Superintendent’s Notebook: Nothing wrong with kids these days

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I often hear phrases that start “Kids these days …” and imply that youngsters are less thoughtful, caring or engaged than in past generations. Sometimes, people ask me, “What are young people thinking?” Or they remark, “I don’t know what’s happening with today’s youth!”

I have worked with children my entire professional life. Over and over again, I have seen primary-age children and adolescents open their hearts to those in need. Caring adults who work in our schools encourage, guide and organize those efforts. While some community service projects take place outside of the normal school day, others are incorporated into the curriculum through so-called “service learning.” Students become more engaged in their academic work when they apply their skills and creativity to real-life problems, and they see how their efforts can make a difference.

During December, schools throughout the district have undertaken projects to help our community’s neediest residents. At Deering High School, students in Andrew Gordon’s advisory group organized a school-wide collection of toys, mittens, scarves and books. All of the items were delivered to the METRO toy bus on its stop at the high school.

At Nathan Clifford Elementary School, students in Anne Marie Demers’ third-grade class are sewing and decorating stockings to donate to the Portland Boys & Girls Club. Third-graders in Rebecca Walsh’s class at Hall Elementary School will wrap gifts for children from Sagamore Village who go to the Boys & Girls Club in the housing project.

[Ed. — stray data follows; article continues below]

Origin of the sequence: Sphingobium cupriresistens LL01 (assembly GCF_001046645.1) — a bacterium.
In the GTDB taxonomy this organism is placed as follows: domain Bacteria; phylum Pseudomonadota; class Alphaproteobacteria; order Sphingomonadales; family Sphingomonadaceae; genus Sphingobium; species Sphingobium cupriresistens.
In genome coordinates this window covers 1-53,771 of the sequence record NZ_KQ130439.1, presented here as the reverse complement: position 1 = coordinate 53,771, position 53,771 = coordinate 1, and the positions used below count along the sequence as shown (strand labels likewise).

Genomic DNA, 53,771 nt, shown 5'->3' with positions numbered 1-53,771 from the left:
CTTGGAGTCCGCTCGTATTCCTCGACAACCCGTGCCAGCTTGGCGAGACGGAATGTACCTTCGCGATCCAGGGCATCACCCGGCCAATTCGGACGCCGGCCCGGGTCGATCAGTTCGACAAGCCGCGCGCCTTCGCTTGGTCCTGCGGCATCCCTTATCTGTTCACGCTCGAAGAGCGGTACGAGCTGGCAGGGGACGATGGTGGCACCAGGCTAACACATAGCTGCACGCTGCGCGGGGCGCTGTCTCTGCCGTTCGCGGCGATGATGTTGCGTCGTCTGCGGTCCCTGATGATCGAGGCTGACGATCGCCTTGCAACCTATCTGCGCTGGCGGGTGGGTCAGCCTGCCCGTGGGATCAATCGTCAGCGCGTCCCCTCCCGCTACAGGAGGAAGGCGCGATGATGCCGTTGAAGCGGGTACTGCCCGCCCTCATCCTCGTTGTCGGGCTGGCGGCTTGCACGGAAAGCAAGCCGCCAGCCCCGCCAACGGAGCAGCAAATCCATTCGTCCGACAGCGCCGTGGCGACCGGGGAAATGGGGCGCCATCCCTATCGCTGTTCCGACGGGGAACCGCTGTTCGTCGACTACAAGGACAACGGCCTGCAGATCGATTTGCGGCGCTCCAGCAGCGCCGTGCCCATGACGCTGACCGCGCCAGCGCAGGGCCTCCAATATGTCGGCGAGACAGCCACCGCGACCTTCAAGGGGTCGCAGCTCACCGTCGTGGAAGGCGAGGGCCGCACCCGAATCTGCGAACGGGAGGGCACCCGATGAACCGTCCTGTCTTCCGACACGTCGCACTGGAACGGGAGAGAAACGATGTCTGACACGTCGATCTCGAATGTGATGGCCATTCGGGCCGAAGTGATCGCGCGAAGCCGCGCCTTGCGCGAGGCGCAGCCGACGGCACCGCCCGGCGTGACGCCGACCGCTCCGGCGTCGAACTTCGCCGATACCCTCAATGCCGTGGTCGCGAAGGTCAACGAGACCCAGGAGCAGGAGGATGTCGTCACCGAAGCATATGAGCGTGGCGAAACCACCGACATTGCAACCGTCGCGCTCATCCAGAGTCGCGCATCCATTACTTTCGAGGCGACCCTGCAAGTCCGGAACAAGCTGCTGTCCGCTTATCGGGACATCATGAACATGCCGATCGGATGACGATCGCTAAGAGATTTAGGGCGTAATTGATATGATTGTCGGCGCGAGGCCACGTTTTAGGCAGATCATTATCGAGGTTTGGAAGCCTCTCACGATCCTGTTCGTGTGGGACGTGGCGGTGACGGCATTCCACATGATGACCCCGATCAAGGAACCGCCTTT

All three first grades at Clifford are assembling “Mitten Bags” containing toiletries and other everyday essentials for a family shelter. Casco Bay High School students are collecting winter clothing for Amistad, an agency serving people struggling with mental illness.

The entire student body at Howard C. Reiche Community School is involved in a year-long effort to raise money for books and school supplies for children in Tanzania. The project began last year, after a Reiche family who had built and supported schools in Tanzania returned to Maine.

Students in Lynn Provencher’s fifth-grade class at Reiche are leading this year’s penny drive, with a goal of raising $800. They created posters advertising the drive, and they are counting and wrapping the coins that are collected. They also are doing a research project about Tanzania to give background to the cause. Provencher’s students are making alphabet books in English and Swahili, and the local family will deliver them to students in Tanzania.

Part of our work as educators is to empower young people to make a difference in the world. The Portland Public Schools takes that charge so seriously that it is part of our new mission statement. 

We can be proud of our students and staff, who understand that assisting others through community service and service learning is a critical part of the learning process. The foundation for future service to our community as adults is being established through this work. Around the corner or around the world, Portland Public Schools children are showing that they care.

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James C. Morse Sr. is Portland’s superintendent of schools. His column runs monthly in The Forecaster and on He can be reached at